Richard Schair and Daniel Richardson were also co-conspirators who testified at the defendant's trial pursuant to plea agreements with the government. Both witnesses' testimony basically agreed with Knoneberg's accounts of the defendant's marijuana purchases and of the loading of the defendant's vehicles with marijuana. In addition, throughout their testimony, Schair and Richardson referred to various records that the drug operation maintained regarding the marijuana purchases of customers. One ledger contained an entry that recorded a purchase of 198.1 pounds of marijuana on August 28, 1981, and that contained the notation "Karl, Ann Arbor," which, according to the witnesses, indicated that the purchase was made by a customer of Knoneberg in the Ann Arbor, Michigan, area.

The defendant took the stand in his own defense and denied that he had taken part in any drug-related activities. He stated that he met Karl Knoneberg in Florida during the winter of 1981, and that he and Knoneberg kept in touch when the defendant returned to Traverse City, Michigan, where he owned a landscaping business. According to the defendant, Knoneberg called him in August 1981 and asked him if he wanted to get together in Springfield for a weekend. Knoneberg called again and asked to borrow the defendant's van in order to transport photographic equipment from Springfield to Pennsylvania. The defendant agreed and sent his brother, Kevin, to pick up the van in Lansing, Michigan, and to drive it to Springfield. After Kevin arrived in Springfield, Knoneberg called the defendant in Michigan, and the defendant agreed to come to Springfield for the weekend. The defendant testified that he came to Springfield on August 27, and that he spent the day sightseeing with Kevin and Knoneberg. That evening the defendant went with Knoneberg to Schair's room at the Sheraton Inn as a favor to Knoneberg. Knoneberg had told the defendant that Schair had pointed a pistol at him (Knoneberg), and that it would give Knoneberg credibility if the defendant would go to Schair and say that he (the defendant) was from Michigan. According to the defendant, he and Knoneberg spent only about five or ten minutes in Schair's room, and the defendant never saw Schair again. The defendant further testified that, after this visit to Schair's room, he and Kevin went to a number of taverns and then spent the night at the Sky Harbor Inn. The next night, the defendant and Kevin stayed in Knoneberg's room at the Day's Inn, where they remained until September 2. On September 1, Knoneberg borrowed the defendant's van and never returned. The defendant testified that he called either the sheriff's department or the police and learned that Knoneberg had been arrested. The defendant and Kevin left Springfield on September 2, taking Knoneberg's rented car. They then rented another car in Indianapolis and returned to Michigan.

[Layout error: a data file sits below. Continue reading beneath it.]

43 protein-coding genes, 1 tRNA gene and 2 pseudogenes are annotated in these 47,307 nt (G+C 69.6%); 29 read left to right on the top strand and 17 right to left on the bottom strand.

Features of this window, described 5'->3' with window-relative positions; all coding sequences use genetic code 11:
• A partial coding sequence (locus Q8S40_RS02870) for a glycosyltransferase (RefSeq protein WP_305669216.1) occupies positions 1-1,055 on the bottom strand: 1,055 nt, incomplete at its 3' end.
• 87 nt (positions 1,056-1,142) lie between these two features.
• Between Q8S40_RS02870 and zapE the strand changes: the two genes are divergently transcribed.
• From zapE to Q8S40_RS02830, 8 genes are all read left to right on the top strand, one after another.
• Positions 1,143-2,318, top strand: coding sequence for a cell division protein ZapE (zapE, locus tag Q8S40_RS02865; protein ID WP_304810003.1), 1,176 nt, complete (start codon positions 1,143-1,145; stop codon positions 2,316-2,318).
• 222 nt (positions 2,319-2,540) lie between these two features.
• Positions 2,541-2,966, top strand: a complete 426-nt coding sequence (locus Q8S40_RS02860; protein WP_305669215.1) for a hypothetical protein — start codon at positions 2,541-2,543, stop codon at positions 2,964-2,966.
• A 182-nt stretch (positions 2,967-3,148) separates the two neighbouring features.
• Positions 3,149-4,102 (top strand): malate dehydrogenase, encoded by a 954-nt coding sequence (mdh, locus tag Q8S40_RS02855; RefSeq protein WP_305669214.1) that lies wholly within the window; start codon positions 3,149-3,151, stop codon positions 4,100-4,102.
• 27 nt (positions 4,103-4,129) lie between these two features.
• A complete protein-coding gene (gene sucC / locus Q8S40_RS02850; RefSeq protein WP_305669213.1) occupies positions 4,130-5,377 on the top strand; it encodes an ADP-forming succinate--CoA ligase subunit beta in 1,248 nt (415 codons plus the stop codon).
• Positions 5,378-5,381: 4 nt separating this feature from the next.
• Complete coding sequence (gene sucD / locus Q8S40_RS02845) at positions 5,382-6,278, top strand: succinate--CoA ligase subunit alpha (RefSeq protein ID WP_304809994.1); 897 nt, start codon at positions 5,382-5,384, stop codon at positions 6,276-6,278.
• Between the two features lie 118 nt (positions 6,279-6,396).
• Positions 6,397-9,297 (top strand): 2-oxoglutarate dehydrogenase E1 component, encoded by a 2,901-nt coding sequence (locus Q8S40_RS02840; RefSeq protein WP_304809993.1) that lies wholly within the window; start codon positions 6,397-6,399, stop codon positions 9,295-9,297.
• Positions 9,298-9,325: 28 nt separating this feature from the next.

The defendant was indicted in January 1982 for conspiracy to distribute and possess marijuana with intent to distribute and for possession of marijuana. He was convicted after a jury trial. In appealing his conviction, the defendant primarily argues that the trial court committed plain error by failing to give a cautionary instruction regarding the credibility of the co-conspirators, despite the fact that defense counsel did not request such an instruction. The defendant contends that this court and other federal appellate courts apply the plain error doctrine to reverse every case of failure to give a cautionary accomplice instruction where there is an absence of corroborative evidence. It is the defendant's position that, in this case, no evidence corroborated the testimony of Knoneberg, Schair, and Richardson. According to the defendant, the ledger entry was not corroborative because it indicated that the purchaser of 198.1 pounds of marijuana on August 28, 1981, came from Ann Arbor, and there was no independent evidence connecting the defendant with Ann Arbor. The defendant also argues that the evidence regarding the loading of the defendant's van with marijuana at the Andrew farmhouse on September 1, 1981, was not corroborative because it was not inconsistent with the defendant's testimony that Knoneberg borrowed the van on that date. Furthermore, the defendant points out that an accomplice instruction was particularly necessary in this case because, prior to trial, Knoneberg voluntarily admitted to one of the defendant's attorneys that he had been pressured by federal authorities to change his story and to implicate the defendant. As further grounds for reversal, the defendant claims that the trial court erred in failing to grant a new trial based upon newly discovered evidence and that the trial court abused its discretion in considering the defendant's noncooperation with authorities as an aggravating factor in sentencing.